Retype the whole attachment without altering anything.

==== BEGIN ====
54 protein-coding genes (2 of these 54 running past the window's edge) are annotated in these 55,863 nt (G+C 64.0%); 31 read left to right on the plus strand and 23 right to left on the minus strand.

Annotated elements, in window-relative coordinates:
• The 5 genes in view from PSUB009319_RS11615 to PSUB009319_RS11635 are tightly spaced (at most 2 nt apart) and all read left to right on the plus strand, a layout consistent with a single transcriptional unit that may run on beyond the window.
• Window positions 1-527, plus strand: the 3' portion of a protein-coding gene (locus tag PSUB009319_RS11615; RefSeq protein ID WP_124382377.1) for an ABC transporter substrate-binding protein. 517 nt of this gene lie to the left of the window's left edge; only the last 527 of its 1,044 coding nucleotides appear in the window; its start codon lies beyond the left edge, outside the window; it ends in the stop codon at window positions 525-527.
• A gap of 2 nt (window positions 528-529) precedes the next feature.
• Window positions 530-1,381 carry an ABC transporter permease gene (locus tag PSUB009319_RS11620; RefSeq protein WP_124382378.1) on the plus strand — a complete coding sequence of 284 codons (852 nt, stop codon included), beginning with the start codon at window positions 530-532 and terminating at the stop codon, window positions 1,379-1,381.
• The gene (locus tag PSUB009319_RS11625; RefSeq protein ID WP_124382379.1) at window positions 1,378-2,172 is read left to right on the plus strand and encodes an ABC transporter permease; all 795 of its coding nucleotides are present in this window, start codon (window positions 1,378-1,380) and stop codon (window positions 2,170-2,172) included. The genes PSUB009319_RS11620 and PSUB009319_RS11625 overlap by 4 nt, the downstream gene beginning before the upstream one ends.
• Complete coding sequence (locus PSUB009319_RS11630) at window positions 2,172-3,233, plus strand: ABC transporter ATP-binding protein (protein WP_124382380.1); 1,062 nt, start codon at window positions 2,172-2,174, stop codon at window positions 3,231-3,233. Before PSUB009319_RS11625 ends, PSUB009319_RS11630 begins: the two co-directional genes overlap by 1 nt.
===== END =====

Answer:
54 protein-coding genes (2 of these 54 running past the window's edge) are annotated in these 55,863 nt (G+C 64.0%); 31 read left to right on the plus strand and 23 right to left on the minus strand.

Annotated elements, in window-relative coordinates:
• The 5 genes in view from PSUB009319_RS11615 to PSUB009319_RS11635 are tightly spaced (at most 2 nt apart) and all read left to right on the plus strand, a layout consistent with a single transcriptional unit that may run on beyond the window.
• Window positions 1-527, plus strand: the 3' portion of a protein-coding gene (locus tag PSUB009319_RS11615; RefSeq protein ID WP_124382377.1) for an ABC transporter substrate-binding protein. 517 nt of this gene lie to the left of the window's left edge; only the last 527 of its 1,044 coding nucleotides appear in the window; its start codon lies beyond the left edge, outside the window; it ends in the stop codon at window positions 525-527.
• A gap of 2 nt (window positions 528-529) precedes the next feature.
• Window positions 530-1,381 carry an ABC transporter permease gene (locus tag PSUB009319_RS11620; RefSeq protein WP_124382378.1) on the plus strand — a complete coding sequence of 284 codons (852 nt, stop codon included), beginning with the start codon at window positions 530-532 and terminating at the stop codon, window positions 1,379-1,381.
• The gene (locus tag PSUB009319_RS11625; RefSeq protein ID WP_124382379.1) at window positions 1,378-2,172 is read left to right on the plus strand and encodes an ABC transporter permease; all 795 of its coding nucleotides are present in this window, start codon (window positions 1,378-1,380) and stop codon (window positions 2,170-2,172) included. The genes PSUB009319_RS11620 and PSUB009319_RS11625 overlap by 4 nt, the downstream gene beginning before the upstream one ends.
• Complete coding sequence (locus PSUB009319_RS11630) at window positions 2,172-3,233, plus strand: ABC transporter ATP-binding protein (protein WP_124382380.1); 1,062 nt, start codon at window positions 2,172-2,174, stop codon at window positions 3,231-3,233. Before PSUB009319_RS11625 ends, PSUB009319_RS11630 begins: the two co-directional genes overlap by 1 nt.